Cognitive dysfunction occurs in more than half of stroke survivors and can have far-reaching consequences for functioning in daily life. Assessment of cognitive function can play a major role in determining the appropriate discharge destination after a hospital stay. The present study aimed to determine the feasibility of cognitive screening in the acute phase poststroke and to investigate whether this cognitive screening can accurately predict discharge destination to either a dependent or an independent living situation. A total of 287 patients with a first-ever cerebral stroke consecutively admitted to a stroke unit of a general hospital were eligible for the study. All patients underwent neuropsychological screening, consisting of the Mini-Mental State Examination (MMSE), Cognitive Screening Test (CST), and Clock-Drawing Test, within 7 days poststroke. Screening was feasible in 73.2% of the patients. Logistic regression analysis showed that the Barthel Index (BI) score (ie, ability to perform activities of daily living) could predict the discharge destination with 47% explained variance when age and BI score were taken into account. Adding the 3 cognitive tests to the model with age and BI improved the explained variance substantially (53%), with a significant contribution of Bland CST. Cognitive screening in the acute phase poststroke appeared to be feasible and capable of supporting the decision of whether to discharge a patient to home or to a dependent living situation. Functional status improved the predictive value of the model; the MMSE was not suitable for prediction. A comprehensive set of various predictors, including cognition, is recommended to support discharge planning.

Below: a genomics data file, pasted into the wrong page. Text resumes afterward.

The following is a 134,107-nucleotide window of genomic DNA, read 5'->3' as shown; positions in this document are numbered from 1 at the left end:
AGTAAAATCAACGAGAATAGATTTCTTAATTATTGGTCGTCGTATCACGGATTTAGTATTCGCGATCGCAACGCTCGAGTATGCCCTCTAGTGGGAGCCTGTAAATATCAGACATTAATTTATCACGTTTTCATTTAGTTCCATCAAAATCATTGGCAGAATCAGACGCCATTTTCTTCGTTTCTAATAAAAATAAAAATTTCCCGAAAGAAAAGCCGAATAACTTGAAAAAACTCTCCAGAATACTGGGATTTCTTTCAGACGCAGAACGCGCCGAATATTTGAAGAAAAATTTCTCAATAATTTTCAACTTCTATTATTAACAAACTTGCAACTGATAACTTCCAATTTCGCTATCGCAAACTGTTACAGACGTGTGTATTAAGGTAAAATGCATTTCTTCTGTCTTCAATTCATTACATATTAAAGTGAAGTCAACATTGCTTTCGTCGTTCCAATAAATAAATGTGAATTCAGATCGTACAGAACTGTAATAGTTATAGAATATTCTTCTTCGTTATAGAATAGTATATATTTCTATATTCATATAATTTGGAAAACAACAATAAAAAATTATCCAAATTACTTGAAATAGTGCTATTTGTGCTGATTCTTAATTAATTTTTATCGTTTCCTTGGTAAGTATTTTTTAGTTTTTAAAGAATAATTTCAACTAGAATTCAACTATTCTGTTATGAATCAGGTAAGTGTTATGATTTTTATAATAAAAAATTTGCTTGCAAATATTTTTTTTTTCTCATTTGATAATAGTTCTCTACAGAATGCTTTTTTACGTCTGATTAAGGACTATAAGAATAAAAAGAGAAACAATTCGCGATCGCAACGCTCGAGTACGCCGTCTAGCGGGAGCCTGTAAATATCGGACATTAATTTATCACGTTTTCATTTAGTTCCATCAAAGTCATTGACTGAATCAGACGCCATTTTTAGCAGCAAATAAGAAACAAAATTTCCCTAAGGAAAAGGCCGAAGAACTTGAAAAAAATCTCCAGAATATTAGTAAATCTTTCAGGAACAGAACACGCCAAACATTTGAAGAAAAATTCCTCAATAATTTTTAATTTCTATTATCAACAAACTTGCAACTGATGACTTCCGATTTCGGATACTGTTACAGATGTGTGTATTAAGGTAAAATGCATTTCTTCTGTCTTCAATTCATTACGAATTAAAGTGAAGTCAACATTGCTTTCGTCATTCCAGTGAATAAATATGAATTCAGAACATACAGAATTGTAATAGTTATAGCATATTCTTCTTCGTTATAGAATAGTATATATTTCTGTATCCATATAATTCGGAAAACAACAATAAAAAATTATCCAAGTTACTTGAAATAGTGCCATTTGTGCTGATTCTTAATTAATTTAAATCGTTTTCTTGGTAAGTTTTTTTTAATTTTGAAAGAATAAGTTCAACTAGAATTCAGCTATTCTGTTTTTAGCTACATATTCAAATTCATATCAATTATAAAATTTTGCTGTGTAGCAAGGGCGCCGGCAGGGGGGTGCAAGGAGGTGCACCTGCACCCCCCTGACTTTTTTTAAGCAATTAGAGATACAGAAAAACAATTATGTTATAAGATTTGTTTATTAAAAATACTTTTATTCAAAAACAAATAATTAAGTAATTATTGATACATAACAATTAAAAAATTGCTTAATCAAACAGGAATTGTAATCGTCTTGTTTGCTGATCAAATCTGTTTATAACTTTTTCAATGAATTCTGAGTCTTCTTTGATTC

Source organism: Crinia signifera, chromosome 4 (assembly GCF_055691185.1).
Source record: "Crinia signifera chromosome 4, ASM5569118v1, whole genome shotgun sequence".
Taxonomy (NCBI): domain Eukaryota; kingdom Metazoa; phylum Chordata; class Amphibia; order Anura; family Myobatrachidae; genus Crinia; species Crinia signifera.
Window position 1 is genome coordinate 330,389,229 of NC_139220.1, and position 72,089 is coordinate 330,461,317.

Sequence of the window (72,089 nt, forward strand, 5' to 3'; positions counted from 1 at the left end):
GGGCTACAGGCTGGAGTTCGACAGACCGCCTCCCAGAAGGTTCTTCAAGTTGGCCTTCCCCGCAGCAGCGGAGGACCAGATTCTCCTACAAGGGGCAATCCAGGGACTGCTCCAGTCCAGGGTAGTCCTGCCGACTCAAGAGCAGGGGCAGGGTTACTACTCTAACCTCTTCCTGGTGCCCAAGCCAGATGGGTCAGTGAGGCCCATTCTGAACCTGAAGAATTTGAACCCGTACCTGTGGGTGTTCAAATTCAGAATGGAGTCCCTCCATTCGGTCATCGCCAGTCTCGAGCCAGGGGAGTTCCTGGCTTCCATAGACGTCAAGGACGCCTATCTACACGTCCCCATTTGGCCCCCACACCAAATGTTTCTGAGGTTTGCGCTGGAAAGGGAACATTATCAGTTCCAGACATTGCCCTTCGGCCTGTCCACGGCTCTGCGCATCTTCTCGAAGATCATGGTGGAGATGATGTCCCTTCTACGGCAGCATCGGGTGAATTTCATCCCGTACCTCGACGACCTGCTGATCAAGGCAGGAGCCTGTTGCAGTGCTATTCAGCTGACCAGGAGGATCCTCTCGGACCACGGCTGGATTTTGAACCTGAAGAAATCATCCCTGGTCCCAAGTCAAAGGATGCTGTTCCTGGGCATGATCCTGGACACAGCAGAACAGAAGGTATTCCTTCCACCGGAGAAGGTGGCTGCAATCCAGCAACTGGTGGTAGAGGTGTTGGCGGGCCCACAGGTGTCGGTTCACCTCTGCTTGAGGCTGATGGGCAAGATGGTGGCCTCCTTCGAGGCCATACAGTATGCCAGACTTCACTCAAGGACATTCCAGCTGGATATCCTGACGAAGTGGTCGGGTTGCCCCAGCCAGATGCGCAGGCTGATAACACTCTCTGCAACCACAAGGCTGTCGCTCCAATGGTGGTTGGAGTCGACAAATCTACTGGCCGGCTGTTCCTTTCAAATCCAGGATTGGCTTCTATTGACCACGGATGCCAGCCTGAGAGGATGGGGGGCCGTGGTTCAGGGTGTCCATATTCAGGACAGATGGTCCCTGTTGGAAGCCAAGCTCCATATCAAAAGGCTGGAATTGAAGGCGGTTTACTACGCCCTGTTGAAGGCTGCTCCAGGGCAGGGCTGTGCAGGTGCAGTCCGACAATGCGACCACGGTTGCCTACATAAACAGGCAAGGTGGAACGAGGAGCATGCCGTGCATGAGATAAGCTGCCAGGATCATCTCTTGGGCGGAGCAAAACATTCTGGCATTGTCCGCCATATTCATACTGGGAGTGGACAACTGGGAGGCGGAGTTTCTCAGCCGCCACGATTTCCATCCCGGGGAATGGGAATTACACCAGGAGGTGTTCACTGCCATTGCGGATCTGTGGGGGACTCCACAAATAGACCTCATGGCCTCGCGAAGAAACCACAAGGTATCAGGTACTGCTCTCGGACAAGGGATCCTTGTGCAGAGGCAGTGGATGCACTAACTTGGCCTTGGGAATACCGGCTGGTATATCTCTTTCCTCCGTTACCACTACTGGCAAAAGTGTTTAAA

|Number of pages||7|
|Journal||Journal of Stroke & Cerebrovascular Diseases|
|Publication status||Published - 1 Jan 2011|